The Best of Both Worlds: A Busker’s Opera is Leo Burtin and my first show together, and it looks and feels very different from our respective solo practices. It started from conversations in pubs and at kitchen tables while setting the world to rights, and wanting to extend these into something more concrete that could invite other people to articulate their own thoughts.
We started by thinking about money – specifically the ways in which we as artists have to traffic in intangible value on a daily basis. Quickly, this developed into people’s relationships with money, which led to class – specifically, both of our experiences as foreigners (USA and France) reckoning with the British concept of class. This led onto a fascination with the different factors that go into creating class identity – an almost Attenborough-like curiosity about the status into which you’re born and what qualities allow you to move up or down the class ladder. We surprised ourselves by returning to our own stories of higher education and its role in shaping our own class aspirations, and our shared (until then unarticulated) reasons for choosing art as a self-identified path of resistance – of what, we’re still not sure. Perhaps that’s intangible too.
Along the way, we’ve found a shared love of French 1930s street songs and of eBay. We’ve eaten lots of meals together and talked over and around them. We’re both quite textually-driven, and it’s been interesting to experiment with ways of ‘co-writing’ using shared file formats – sometimes we write together in a room silently, ghosting each other’s footsteps on the page. Other times we hack into the other’s writing unannounced, or blend a monolithic chunk until its previously-uniform contents are unrecognizable. Other times one calls the other out for relying too much on the page, and forces us off its comforting white plane and into studio space and awkwardness and the game of trial/error. But we both love words, and love channeling different voices on the page. We spend a lot of time watching 1990s Youtube documentaries, and we both love witches – though we’re not sure how that relates yet (perhaps that’s where we’ll head next).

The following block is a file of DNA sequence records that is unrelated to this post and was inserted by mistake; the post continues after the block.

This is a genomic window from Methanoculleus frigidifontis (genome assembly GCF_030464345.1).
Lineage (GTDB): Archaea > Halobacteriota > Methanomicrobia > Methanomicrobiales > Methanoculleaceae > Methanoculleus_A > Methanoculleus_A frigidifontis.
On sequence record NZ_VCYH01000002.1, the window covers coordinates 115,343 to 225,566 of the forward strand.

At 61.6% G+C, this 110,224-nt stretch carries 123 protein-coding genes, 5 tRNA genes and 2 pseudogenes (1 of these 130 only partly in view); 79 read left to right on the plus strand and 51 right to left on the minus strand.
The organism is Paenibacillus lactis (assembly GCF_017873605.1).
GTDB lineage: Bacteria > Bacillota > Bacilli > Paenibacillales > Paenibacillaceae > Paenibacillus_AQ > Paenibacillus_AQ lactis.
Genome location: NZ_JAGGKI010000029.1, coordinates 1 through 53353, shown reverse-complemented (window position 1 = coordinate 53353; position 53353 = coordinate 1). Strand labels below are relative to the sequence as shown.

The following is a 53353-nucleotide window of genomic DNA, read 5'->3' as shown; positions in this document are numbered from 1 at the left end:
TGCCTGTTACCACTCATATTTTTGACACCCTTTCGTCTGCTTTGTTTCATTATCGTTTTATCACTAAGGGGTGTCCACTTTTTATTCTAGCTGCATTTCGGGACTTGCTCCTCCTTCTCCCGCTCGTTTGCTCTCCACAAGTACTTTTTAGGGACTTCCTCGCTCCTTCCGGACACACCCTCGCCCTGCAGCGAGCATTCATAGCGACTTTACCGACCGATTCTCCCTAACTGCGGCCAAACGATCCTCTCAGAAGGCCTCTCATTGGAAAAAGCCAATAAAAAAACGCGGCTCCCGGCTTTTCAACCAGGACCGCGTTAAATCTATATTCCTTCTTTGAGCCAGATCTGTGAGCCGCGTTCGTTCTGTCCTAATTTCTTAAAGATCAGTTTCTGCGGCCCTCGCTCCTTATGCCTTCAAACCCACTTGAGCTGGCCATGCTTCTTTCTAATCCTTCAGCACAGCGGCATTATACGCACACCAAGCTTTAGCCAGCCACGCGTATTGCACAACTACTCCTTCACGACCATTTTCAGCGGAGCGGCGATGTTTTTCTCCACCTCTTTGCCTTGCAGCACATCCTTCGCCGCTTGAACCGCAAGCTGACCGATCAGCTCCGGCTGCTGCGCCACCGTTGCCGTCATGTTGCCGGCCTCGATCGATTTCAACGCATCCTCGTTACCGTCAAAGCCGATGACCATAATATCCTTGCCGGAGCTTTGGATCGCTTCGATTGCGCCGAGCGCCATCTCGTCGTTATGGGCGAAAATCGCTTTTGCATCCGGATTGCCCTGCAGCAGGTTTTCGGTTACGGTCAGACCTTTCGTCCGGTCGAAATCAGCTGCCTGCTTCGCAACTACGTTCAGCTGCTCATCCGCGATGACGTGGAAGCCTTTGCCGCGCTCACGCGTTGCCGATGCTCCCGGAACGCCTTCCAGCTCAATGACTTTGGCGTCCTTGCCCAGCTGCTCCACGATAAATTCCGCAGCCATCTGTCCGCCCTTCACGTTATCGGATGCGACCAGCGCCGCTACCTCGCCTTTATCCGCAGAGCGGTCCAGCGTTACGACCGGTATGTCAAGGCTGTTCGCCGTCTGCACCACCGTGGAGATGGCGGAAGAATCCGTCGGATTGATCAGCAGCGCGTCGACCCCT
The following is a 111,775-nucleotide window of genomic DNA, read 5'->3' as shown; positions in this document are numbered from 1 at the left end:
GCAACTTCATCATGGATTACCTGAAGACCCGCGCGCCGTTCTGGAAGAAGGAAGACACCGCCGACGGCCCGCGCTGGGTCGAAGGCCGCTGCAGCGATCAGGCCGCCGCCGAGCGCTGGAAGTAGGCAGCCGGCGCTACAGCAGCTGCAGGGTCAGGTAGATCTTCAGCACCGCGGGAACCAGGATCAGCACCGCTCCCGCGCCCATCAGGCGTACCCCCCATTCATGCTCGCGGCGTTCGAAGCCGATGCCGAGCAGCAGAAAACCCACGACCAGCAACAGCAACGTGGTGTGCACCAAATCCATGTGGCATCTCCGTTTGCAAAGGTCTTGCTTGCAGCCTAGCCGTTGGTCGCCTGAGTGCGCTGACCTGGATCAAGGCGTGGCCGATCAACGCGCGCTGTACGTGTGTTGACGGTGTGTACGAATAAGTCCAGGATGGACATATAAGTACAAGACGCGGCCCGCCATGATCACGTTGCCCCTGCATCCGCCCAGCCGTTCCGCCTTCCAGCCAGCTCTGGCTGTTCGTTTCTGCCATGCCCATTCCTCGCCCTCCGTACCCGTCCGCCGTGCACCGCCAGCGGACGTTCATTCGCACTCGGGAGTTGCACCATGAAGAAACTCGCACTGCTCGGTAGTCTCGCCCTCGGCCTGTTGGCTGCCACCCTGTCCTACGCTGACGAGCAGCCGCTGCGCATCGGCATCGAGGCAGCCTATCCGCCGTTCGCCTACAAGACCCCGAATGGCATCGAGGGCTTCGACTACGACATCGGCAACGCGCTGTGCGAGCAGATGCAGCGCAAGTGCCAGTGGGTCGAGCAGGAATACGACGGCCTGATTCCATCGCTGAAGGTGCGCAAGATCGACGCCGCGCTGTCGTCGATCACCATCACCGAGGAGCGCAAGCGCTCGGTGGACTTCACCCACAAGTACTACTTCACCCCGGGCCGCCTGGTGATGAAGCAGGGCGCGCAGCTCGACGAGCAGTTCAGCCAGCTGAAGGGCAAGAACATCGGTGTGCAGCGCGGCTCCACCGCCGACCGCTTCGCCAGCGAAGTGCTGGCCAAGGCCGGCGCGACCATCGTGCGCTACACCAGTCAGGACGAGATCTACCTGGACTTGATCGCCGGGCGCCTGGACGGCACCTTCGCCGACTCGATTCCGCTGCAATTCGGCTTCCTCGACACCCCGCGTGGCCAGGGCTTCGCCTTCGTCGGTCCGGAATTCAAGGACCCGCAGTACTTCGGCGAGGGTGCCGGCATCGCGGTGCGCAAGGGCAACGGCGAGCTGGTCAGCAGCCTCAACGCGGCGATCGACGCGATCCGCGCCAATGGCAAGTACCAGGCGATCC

We both experience acute attacks of work guilt – and this has become not only influential on our practice but very much a part of it. Work guilt and the subjectivisation of labour – if you’ll pardon the Marxist lyricism – may be the largest cognitive phenomenon of our time. How do we deal with that as artists – especially when we are constantly being asked to cannibalise and reflect on this regime (can we call it that?) as it transpires?
Sometimes we wonder whether being useful is important, or whether there might be a radicality in uselessness – a kind of obstinate refusal to conform to daily rhythms. Theatre exists in the realm of surplus value, and perhaps this should be celebrated.
In some ways this show has become about our need to occupy a position of hypocrisy – we’re artists who want to critique and change the system of labour/commercialisation in which we’re operating who also need it, crave it, actively seek out its evaluative structures.
Can we admit to being hypocrites, and still rise from the ashes of our own making? Can we admit that we are liars, and still love the truth?
43.2% of this blog was supported thanks to publicly privatized funding including Grunts for the Arts, the Donald Trump Foundation for the Instrumentalization of North Korean Aesthetics, the French National Office for the Prevention of Strikes, and private donors including my mom.